If we haven’t already, we need to make sure we’ve had “the talk” with our children by the time we reach retirement. This does not refer to the infamous sex talk we have with our children during their pre-teen stage, but about our end-of-life planning and final wishes. Both talks can be difficult, but for different reasons.
We all know that writing a will is a good idea, but many of us never find the time to get around to it. “I’m too young. I don’t have anything to leave behind. I’ll set my affairs in order.” These are all statements many of us have used to procrastinate creating a will, or refute the idea altogether.
“How’s everything?” I innocently asked someone whom I hadn’t seen in a long time. She immediately said everything was fine. She added that one child was entering high school and the other starting his senior year in high school so things were stressful.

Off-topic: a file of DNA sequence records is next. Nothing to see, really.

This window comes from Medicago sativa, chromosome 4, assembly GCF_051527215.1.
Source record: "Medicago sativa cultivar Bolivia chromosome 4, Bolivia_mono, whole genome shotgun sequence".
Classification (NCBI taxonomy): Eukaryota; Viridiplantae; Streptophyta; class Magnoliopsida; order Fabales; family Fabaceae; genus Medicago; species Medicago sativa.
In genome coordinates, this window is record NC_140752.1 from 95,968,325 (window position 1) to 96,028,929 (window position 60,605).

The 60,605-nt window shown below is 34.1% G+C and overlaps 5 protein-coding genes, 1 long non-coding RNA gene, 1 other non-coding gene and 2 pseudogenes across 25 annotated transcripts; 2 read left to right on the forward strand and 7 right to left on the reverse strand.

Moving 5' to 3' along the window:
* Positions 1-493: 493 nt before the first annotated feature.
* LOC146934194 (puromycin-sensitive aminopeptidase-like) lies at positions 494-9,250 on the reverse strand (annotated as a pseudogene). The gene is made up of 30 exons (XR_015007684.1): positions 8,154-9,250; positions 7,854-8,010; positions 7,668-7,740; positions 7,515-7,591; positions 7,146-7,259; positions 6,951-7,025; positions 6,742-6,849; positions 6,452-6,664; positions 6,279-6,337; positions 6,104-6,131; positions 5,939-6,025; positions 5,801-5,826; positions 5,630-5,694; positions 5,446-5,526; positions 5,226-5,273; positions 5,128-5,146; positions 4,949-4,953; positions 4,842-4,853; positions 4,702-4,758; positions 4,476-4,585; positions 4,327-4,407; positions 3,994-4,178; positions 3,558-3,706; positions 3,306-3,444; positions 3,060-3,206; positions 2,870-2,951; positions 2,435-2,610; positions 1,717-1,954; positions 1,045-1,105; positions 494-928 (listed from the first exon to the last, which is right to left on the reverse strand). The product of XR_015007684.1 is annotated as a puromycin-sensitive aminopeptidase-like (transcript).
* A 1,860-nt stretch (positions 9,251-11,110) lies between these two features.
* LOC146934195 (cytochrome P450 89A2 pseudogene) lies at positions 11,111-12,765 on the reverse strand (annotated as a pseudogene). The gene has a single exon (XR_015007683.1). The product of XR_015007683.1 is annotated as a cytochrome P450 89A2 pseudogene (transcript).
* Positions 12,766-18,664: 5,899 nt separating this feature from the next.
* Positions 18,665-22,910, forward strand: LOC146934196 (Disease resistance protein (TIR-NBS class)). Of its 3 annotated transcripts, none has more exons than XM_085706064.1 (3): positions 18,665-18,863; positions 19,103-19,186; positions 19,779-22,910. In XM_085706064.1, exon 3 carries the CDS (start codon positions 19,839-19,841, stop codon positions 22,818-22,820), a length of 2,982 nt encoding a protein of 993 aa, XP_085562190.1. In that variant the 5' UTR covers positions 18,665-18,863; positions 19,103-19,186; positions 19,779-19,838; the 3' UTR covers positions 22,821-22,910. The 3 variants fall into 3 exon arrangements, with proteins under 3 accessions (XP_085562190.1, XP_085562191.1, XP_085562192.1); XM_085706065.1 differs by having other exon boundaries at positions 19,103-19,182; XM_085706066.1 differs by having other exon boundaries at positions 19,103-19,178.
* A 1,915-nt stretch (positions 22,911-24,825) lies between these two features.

I am sure you recall hearing kids groaning ‘oh, not that story again.’ It might have been in a private setting or embarrassingly public, but the sagging shoulders and bored faces are the same. You might even have been one of those offspring once.
Not so long ago, my husband of 34 years and I both turned 64. We got cards for each other with the iconic Beatles song that said, “Will you still need me, will you still feed me, when I’m sixty-four?” I could not help but reflect on how we both survived.
Let’s talk about one of the most common obstacles that stop us from moving on after divorce, especially after a long-term marriage.
One of the real pleasures of having grandchildren is watching them grow into very distinctive individuals.
One minute, there is a little new born baby, looking sweet and untouched. Then, in what feels like no time at all, you suddenly have a child with a strong personality. It is quite breath-taking.
Martin Luther said, “You cannot keep birds from flying over your head, but you can keep them from building a nest in your hair.”